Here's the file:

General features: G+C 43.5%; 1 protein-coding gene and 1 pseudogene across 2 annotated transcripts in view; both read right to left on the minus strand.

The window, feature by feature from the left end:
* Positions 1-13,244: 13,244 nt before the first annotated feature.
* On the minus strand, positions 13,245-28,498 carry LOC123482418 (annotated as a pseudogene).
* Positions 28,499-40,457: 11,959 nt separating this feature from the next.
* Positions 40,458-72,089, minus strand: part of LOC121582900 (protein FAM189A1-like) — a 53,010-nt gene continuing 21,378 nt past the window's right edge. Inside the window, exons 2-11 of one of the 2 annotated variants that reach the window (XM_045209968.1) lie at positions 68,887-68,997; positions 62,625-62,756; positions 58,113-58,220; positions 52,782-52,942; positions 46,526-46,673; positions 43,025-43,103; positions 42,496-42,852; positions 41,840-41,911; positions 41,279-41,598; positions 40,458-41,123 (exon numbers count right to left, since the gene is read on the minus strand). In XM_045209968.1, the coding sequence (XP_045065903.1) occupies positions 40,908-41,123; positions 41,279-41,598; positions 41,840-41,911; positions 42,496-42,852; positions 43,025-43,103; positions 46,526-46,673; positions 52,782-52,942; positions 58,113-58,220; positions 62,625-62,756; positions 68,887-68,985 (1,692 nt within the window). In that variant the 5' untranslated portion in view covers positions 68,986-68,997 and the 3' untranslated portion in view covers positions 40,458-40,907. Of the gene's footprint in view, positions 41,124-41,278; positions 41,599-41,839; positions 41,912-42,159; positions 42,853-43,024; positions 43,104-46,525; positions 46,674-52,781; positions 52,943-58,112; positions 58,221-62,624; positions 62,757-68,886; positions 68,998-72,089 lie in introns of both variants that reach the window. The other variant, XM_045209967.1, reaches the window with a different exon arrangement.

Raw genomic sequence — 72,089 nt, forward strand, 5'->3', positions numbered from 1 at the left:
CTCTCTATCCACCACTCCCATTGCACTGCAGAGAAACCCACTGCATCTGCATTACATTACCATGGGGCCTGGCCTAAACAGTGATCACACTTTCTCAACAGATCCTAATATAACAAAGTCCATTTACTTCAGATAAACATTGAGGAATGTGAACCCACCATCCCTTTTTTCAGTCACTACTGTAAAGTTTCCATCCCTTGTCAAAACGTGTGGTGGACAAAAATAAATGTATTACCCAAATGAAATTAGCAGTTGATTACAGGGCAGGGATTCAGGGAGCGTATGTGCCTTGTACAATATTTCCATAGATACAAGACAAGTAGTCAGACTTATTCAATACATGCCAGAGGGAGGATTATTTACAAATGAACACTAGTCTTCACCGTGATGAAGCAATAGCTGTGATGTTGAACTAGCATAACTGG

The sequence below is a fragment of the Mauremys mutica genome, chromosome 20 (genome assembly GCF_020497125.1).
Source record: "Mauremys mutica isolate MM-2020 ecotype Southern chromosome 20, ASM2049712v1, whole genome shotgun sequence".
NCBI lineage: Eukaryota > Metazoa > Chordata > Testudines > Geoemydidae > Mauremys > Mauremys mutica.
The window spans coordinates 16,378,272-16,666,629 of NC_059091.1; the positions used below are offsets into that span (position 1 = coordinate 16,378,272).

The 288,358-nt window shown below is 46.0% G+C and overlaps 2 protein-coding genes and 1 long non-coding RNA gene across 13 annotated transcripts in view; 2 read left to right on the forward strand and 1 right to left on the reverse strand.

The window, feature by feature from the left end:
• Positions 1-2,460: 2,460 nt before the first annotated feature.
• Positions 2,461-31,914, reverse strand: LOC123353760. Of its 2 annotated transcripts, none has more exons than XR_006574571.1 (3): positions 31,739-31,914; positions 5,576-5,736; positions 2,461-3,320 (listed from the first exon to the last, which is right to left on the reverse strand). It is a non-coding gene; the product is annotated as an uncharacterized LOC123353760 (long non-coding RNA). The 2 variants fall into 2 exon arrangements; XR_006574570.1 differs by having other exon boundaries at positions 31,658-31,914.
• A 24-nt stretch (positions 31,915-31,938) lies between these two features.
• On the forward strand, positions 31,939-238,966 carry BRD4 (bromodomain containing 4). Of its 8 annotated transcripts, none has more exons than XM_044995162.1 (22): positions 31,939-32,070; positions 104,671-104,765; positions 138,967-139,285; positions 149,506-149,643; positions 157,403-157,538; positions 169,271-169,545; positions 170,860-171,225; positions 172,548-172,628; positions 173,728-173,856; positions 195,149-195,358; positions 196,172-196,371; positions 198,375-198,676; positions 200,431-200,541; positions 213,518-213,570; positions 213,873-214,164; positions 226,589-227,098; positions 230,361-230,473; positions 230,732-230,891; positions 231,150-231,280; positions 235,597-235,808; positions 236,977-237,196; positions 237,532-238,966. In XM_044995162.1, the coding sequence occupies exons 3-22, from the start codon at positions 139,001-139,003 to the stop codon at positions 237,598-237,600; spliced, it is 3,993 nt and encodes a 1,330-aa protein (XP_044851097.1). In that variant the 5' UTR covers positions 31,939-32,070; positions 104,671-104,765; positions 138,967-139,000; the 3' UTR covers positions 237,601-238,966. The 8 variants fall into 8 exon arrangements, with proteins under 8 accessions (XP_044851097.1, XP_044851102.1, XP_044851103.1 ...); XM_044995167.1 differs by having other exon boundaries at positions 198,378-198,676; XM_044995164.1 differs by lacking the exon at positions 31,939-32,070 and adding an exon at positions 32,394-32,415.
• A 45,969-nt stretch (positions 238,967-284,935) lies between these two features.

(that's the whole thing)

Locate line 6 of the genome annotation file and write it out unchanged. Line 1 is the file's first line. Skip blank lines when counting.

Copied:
* Positions 40,458-72,089, minus strand: part of LOC121582900 (protein FAM189A1-like) — a 53,010-nt gene continuing 21,378 nt past the window's right edge. Inside the window, exons 2-11 of one of the 2 annotated variants that reach the window (XM_045209968.1) lie at positions 68,887-68,997; positions 62,625-62,756; positions 58,113-58,220; positions 52,782-52,942; positions 46,526-46,673; positions 43,025-43,103; positions 42,496-42,852; positions 41,840-41,911; positions 41,279-41,598; positions 40,458-41,123 (exon numbers count right to left, since the gene is read on the minus strand). In XM_045209968.1, the coding sequence (XP_045065903.1) occupies positions 40,908-41,123; positions 41,279-41,598; positions 41,840-41,911; positions 42,496-42,852; positions 43,025-43,103; positions 46,526-46,673; positions 52,782-52,942; positions 58,113-58,220; positions 62,625-62,756; positions 68,887-68,985 (1,692 nt within the window). In that variant the 5' untranslated portion in view covers positions 68,986-68,997 and the 3' untranslated portion in view covers positions 40,458-40,907. Of the gene's footprint in view, positions 41,124-41,278; positions 41,599-41,839; positions 41,912-42,159; positions 42,853-43,024; positions 43,104-46,525; positions 46,674-52,781; positions 52,943-58,112; positions 58,221-62,624; positions 62,757-68,886; positions 68,998-72,089 lie in introns of both variants that reach the window. The other variant, XM_045209967.1, reaches the window with a different exon arrangement.